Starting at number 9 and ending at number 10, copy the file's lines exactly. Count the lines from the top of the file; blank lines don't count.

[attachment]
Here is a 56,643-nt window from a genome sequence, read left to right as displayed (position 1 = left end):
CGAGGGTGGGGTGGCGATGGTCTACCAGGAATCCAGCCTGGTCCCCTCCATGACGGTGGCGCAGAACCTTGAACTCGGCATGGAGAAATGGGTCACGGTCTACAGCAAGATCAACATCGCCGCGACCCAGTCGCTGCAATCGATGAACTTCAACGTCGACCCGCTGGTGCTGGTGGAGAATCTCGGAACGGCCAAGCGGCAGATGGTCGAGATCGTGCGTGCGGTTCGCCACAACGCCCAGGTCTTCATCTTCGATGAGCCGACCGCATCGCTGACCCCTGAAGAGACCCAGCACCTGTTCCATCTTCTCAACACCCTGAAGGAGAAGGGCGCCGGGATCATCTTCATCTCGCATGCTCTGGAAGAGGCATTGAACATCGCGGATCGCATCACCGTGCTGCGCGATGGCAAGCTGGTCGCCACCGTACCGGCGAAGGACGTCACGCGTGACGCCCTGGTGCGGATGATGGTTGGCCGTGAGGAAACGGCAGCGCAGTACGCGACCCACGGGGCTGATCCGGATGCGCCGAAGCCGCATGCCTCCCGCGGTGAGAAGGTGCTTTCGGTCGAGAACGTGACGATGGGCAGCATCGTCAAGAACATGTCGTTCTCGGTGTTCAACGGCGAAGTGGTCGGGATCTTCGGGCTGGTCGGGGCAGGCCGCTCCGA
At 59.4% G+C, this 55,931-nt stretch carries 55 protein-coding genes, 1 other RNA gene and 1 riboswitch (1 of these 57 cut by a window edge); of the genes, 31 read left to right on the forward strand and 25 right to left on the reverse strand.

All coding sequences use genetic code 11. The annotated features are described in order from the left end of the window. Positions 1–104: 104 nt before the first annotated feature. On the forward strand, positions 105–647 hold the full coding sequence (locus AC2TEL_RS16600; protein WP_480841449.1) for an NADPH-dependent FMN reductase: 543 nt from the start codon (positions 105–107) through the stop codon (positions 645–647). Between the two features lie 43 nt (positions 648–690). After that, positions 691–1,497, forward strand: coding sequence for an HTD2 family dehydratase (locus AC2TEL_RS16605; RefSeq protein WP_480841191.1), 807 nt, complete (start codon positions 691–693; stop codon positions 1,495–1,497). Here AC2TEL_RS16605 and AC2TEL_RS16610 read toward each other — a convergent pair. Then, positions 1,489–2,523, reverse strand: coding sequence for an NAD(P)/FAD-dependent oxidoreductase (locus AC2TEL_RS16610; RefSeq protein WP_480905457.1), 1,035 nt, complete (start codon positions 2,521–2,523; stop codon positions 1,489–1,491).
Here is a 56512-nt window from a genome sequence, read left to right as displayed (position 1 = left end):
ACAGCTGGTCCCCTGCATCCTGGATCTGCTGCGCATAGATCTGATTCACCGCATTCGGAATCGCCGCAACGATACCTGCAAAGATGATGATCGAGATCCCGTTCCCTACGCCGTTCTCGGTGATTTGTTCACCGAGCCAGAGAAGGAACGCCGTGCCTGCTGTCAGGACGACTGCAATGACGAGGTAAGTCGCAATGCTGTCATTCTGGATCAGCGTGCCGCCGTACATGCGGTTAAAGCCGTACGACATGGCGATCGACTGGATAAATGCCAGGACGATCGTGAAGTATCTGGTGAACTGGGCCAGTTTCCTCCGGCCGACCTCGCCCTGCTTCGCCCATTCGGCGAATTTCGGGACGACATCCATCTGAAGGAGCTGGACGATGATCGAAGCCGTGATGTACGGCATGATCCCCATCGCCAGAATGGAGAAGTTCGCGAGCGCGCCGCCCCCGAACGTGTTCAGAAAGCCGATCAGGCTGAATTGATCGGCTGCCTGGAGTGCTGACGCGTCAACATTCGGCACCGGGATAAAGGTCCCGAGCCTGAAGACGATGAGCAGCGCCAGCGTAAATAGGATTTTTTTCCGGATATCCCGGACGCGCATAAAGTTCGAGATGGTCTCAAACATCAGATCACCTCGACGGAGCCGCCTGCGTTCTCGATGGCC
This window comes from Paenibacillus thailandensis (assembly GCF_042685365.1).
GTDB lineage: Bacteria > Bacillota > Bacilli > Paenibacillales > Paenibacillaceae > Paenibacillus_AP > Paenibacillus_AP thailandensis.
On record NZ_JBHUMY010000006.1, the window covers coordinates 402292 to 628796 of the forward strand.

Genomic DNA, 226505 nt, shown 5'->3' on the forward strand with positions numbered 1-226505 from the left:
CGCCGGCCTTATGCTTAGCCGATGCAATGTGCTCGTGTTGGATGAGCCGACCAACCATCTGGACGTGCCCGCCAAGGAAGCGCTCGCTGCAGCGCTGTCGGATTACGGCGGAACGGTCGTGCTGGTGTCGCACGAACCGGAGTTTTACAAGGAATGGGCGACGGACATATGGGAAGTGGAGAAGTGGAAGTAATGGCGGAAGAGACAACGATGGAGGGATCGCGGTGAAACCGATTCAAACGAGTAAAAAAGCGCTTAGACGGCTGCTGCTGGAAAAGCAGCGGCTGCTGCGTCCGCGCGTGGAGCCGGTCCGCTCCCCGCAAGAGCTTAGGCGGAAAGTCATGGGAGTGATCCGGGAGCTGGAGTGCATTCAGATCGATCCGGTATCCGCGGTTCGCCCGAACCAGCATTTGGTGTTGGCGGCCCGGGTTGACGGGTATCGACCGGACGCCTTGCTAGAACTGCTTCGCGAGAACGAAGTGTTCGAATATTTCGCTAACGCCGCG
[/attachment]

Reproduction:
On record NZ_JBHUMY010000006.1, the window covers coordinates 402292 to 628796 of the forward strand.

Genomic DNA, 226505 nt, shown 5'->3' on the forward strand with positions numbered 1-226505 from the left: